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This is one of a small handful of Fugitive episodes that I remember
from decades ago. I vividly remember Percy Rodrigues as the sheriff. I
actually avoided watching it again until recently because I didn't want
my memories to be ruined in case it's not how I remembered it or in
case my current adult perception is different from my childhood's. As
it turns out, I still love this one. I am so impressed with Percy
Rodrigues. He does not have a false note in any of his line readings or
actions. There is so much dignity in his persona.
As much as David Janssen was perfect for TV, so was Percy Rodrigues. Their close-ups are captivating. How they react to other actors, how they use their eyes to convey emotion, how they hold their bodies.
The story is almost superfluous. Two lawmen escort two prisoners through the mountains towards the city of Helena. Dr. Kimble is one of the prisoners. The other is a dangerous killer with friends who want to help him escape. The sheriff's truck is ambushed and they end up having to go a long distance on foot. The prisoners are determined to escape.
Police, investigating an unrelated crime, call out to Kimble. Fearing
the worst, he runs, but ultimately is captured and put in the jail in
Wyler County, Montana. In the next cell is Rafe Carter (actor James
Farentino), a convicted killer on his way to be executed. Deputy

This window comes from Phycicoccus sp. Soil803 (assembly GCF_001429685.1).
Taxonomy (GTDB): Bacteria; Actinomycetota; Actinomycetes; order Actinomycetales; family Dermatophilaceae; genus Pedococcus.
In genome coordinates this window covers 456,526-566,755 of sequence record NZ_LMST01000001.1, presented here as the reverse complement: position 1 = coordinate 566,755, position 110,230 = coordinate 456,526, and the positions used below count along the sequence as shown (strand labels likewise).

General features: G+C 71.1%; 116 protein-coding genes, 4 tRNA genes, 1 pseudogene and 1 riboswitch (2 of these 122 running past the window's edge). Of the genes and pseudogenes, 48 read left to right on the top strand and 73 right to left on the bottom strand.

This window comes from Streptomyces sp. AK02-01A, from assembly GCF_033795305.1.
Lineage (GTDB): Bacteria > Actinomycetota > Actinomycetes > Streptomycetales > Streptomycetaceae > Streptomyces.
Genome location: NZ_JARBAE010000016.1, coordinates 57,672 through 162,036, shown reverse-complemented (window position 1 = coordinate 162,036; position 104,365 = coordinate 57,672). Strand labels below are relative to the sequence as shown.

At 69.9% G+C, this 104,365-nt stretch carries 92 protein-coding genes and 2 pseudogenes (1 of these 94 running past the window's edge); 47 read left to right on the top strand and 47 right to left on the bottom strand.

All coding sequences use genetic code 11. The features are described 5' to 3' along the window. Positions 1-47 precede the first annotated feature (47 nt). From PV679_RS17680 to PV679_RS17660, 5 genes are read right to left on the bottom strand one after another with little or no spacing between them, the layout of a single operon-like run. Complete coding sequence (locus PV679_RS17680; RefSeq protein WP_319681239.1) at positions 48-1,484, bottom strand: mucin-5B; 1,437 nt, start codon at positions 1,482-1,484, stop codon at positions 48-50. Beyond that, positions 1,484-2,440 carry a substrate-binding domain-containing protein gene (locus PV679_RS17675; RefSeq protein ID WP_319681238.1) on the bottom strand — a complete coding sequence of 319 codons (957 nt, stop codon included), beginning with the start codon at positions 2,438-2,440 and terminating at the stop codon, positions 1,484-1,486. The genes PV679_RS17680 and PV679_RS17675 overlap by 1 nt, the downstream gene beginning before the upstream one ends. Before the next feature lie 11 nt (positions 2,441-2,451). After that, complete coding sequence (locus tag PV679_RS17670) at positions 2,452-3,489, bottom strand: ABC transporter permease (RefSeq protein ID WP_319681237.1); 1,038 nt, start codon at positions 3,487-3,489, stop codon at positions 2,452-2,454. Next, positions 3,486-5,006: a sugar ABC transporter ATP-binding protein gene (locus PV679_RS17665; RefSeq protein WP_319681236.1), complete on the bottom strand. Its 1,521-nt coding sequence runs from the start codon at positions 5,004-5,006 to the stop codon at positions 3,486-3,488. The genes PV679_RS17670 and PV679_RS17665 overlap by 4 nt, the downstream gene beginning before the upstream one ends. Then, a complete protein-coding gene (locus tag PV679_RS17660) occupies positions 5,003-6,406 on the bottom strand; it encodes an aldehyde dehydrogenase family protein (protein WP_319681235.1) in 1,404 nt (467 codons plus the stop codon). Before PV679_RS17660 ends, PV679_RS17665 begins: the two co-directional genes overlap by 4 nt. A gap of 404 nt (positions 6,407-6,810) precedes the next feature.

Sheriff Emery Dalton (actor Percy Rodriguez), against the advice of the
sheriff, takes both prisoners to Helena. Carter is taken to be
executed, while Kimble (posing as Thomas Barrett) is taken to be
identified, Dalton figuring he must be wanted for something. Carter is
a racist who continually taunts Dalton, who is black.
Dalton and his assistant, Deputy Lockett, run into real problems as Carter has friends ready to bust him loose. Ultimately, Dalton, wounded and on foot, has to march the two prisoners alone 50 miles to Helena. Kimble is determined to escape, but is disturbed by Carter's plan to kill Dalton to make good his escape.
Kimble rarely does anything stupid in his travels but he does here,
seemingly just to create the situation he'll have to find a way to get
out of. He's in a small town in Montana, looking for transportation to
Helena, when a police car pulls up and tells him to wait. They only
want to question him about a stolen truck. But he runs from them and
then slugs a policeman in an attempt to get him away. That gets him a
bunk in jail for resisting arrest, next to a captured, racist killer
played by James Farentino. A black deputy, played by Percy Rodriguez,
is assigned to transport the two of them to Helena- Farentino to be
executed and Kimble to be identified as the thief who stole the truck,
(which he isn't). To get there they have to go through the "hill
country", which is full of Farentino's friends and relatives, who
disable the vehicle Rodirguez is using and wound him in the progress.
He preservers, dealing with Farentino's taints and Kimble's silence.
They wind up in a farm house where a lonely woman seems fascinated with
Farentino, who falsely pleads his innocence and suggests that if she
helps him, they could go off together.
That scene seems rushed and doesn't ring true, as most of the scenes in this one don't. Farentino seems much more the city boy than the country boy. But the powerful Rodriguez makes this watchable with his performance as a highly principled man in a world that so often disappoints him.
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